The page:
CBA Comment Letter on Proposed Interagency Guidance on Third-Party Relationships Risk Management

Ms. Misback, Mr. Sheesley, and the Chief Counsel’s Office:

The Consumer Bankers Association (CBA) appreciates the opportunity to submit comments in response to the proposed interagency guidance and request for comment (Proposed Guidance) issued by the Board of Governors of the Federal Reserve System (Board), the Federal Deposit Insurance Corporation (FDIC), and the Office of the Comptroller of the Currency (OCC) (collectively, the Agencies).

CBA applauds the decision by the Agencies to harmonize guidance on risk management policies and procedures for third-party relationships. CBA strongly approves of the Agencies’ efforts to afford banks flexibility in tailoring their third-party risk management programs to each unique relationship. CBA supports the Agencies’ decision to model the Proposed Guidance on the OCC’s 2013 guidance. Although Board-supervised and FDIC-supervised institutions may not be as familiar with the OCC’s 2013 guidance, that guidance provides the most useful starting point for outlining the obligations of banks with respect to their third-party relationships.

Though harmonization of and flexibility in risk management guidance are helpful and important components of the Proposed Guidance, some changes are necessary. The Agencies should adjust the scope of the final guidance so that it is applicable to third-party relationships related to critical activities, rather than applicable to all third-party relationships, and clarify that whether a third-party relationship is critical or not is a determination made by the bank itself. The Agencies should also specify that fourth-party relationships, customer relationships, and bank-to-bank relationships are not subject to the requirements of ongoing monitoring, due diligence, and contractual requirements under the final guidance. The Agencies should also clarify how existing FAQs from each agency will apply during the transition to the final interagency guidance, and expressly commit to interagency pronouncements for future FAQs. Finally, the Agencies should modernize regulatory third-party risk management guidance beyond the Proposed Guidance by ensuring the final guidance affords banks flexibility in their risk management programs specific to their relationships with data aggregators.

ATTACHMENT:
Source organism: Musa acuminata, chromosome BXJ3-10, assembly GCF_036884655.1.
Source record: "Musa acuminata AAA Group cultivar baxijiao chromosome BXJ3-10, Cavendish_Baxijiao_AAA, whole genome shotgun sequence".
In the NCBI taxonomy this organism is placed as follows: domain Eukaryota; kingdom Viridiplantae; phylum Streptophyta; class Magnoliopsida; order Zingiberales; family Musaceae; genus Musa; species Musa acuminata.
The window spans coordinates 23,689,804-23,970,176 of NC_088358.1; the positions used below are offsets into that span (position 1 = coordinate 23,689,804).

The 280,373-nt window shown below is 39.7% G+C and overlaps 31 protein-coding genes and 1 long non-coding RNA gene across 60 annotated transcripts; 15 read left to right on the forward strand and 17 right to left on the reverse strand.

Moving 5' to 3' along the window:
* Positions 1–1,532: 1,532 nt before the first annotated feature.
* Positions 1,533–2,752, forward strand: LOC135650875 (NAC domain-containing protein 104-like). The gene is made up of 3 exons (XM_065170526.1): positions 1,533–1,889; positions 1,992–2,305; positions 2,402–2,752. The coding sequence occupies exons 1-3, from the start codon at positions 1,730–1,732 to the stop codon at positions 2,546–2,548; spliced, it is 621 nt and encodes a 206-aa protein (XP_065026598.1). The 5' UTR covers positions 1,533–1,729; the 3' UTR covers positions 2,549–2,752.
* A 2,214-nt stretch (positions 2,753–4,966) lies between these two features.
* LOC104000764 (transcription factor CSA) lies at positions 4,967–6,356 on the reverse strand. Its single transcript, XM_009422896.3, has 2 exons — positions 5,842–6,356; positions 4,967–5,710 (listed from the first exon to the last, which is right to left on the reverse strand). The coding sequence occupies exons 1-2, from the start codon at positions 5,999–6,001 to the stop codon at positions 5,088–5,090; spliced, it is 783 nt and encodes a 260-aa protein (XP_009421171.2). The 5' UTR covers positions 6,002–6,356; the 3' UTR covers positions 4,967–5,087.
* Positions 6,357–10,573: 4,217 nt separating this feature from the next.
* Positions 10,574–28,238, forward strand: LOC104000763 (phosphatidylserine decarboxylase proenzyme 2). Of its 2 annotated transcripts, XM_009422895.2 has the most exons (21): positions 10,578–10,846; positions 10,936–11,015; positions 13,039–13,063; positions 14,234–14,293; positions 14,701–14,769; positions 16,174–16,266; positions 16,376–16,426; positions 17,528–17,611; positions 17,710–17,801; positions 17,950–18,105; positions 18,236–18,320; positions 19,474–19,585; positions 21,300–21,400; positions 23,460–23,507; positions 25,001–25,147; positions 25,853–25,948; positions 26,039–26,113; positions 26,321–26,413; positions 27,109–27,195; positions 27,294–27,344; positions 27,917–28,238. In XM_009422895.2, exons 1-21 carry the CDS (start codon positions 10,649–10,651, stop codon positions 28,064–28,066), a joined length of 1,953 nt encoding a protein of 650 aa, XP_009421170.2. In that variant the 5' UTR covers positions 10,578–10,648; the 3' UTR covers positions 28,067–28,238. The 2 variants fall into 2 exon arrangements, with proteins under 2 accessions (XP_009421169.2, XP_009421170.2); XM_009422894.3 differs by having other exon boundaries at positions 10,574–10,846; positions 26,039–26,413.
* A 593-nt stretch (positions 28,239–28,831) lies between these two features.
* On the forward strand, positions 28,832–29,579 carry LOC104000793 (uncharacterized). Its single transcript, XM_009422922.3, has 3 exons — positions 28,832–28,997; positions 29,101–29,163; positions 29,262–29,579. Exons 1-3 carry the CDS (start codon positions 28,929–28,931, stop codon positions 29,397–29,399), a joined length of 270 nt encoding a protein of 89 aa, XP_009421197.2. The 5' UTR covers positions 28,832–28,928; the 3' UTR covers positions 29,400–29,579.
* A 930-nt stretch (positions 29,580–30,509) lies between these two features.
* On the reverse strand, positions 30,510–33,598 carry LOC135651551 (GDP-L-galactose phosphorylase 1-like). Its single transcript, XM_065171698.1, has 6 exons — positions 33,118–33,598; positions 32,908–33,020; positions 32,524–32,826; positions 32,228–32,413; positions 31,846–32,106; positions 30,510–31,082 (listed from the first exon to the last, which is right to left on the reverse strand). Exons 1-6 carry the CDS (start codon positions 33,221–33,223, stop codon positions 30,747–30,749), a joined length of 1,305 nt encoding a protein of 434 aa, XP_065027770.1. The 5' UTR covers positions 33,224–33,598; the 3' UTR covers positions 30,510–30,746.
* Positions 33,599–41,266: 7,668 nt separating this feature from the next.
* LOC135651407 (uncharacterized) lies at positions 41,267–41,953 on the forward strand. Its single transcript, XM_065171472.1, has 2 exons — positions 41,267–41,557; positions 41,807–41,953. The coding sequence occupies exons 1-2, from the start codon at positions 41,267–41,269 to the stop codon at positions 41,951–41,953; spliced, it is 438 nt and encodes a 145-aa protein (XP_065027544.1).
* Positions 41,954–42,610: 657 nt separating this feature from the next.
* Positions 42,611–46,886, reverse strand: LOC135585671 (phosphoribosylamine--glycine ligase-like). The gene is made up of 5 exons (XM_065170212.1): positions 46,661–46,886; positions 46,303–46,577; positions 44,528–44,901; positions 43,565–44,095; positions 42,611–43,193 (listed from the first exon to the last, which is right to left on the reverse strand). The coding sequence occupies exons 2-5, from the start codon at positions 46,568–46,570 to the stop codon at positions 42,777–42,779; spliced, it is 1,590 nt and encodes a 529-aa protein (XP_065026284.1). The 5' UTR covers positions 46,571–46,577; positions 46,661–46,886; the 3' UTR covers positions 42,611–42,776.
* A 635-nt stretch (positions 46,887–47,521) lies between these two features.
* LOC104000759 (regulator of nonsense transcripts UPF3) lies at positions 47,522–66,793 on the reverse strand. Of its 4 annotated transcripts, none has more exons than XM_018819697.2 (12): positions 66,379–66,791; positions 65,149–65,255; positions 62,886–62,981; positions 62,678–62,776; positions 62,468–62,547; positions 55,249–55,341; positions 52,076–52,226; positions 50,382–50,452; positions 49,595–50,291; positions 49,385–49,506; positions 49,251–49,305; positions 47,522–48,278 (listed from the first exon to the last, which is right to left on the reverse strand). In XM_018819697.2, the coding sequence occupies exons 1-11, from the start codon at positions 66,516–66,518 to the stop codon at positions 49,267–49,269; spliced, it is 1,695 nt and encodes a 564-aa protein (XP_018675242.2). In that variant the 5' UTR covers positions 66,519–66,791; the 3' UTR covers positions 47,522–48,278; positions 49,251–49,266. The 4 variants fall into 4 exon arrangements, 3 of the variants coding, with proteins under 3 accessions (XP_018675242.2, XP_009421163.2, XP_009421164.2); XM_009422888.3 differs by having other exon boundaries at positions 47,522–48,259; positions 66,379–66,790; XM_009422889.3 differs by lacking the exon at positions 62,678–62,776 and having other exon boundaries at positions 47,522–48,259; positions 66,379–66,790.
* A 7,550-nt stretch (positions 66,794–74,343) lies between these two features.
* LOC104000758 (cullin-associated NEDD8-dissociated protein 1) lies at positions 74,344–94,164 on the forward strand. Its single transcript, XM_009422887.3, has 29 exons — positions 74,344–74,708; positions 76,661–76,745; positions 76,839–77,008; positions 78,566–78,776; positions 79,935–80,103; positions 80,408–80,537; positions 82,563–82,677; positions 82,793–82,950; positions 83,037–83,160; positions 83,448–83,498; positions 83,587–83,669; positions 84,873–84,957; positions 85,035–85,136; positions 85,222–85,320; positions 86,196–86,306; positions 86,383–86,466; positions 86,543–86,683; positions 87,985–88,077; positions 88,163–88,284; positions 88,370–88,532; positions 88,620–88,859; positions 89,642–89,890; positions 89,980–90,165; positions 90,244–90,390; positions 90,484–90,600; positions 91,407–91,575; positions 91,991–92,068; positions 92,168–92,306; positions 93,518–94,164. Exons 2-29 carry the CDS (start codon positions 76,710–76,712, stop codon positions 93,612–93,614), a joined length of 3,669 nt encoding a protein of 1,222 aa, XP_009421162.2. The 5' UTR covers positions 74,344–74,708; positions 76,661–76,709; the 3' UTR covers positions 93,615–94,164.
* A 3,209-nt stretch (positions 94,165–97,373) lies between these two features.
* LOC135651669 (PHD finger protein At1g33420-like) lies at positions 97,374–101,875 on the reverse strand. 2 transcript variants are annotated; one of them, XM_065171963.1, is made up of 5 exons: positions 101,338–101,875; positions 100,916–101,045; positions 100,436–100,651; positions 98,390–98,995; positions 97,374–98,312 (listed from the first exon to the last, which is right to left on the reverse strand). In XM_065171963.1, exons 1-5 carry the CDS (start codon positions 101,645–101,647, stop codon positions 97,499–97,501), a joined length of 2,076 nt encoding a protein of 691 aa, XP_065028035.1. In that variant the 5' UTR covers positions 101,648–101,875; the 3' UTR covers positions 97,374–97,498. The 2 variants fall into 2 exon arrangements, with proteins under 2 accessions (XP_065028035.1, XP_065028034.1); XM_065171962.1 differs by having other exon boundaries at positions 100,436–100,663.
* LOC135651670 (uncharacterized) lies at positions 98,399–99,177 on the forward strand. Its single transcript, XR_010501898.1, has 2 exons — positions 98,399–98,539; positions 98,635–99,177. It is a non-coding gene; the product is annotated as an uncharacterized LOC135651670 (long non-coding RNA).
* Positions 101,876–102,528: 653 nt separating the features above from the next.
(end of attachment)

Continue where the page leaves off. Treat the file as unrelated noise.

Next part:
I. Harmonization of Standards across the Agencies is Necessary but Further Regulatory Coordination is Required

The harmonization of risk management standards across the Agencies is necessary and important because it sets uniform risk management standards regardless of regulator, thereby facilitating compliance. Currently, the inconsistencies in the guidance among the Agencies complicates the ability of banking organizations to efficiently and effectively manage risks related to their third-party relationships, particularly in situations where two agencies may have overlapping authority. For example, the Board’s 2013 guidance is limited to “service providers,” which is defined as “all entities that have entered into a contractual relationship with a financial institution to provide business functions or activities.” The OCC’s 2020 FAQs, however, applies more expansively to “third-party relationships” which are defined as “any business arrangement between the bank and another entity, by contract or otherwise,” a broader pool of entities than covered by the Board’s 2013 guidance. The FDIC’s 2008 guidance applies to “all entities that have entered into a business relationship with the financial institutions,” but does not specify whether non-contractual relationships are included. These variations in guidance may require a bank to expand its risk management efforts to more third-parties than required by the bank’s primary regulator in order to comply with the guidance of a prudential regulator with backup supervisory authority; this adds an additional burden of requiring banks to determine whether there is a discrepancy in the scope of applicable guidance from regulators and to implement risk management efforts for third-parties that the bank otherwise would not engage in such efforts for. Harmonization decreases the risk that banks’ third-party risk management efforts may be sufficient for one regulator but not for another. The net result of harmonization is that banks have an opportunity to redirect resources from meeting divergent guidelines toward promoting efficiency and benefiting consumers.

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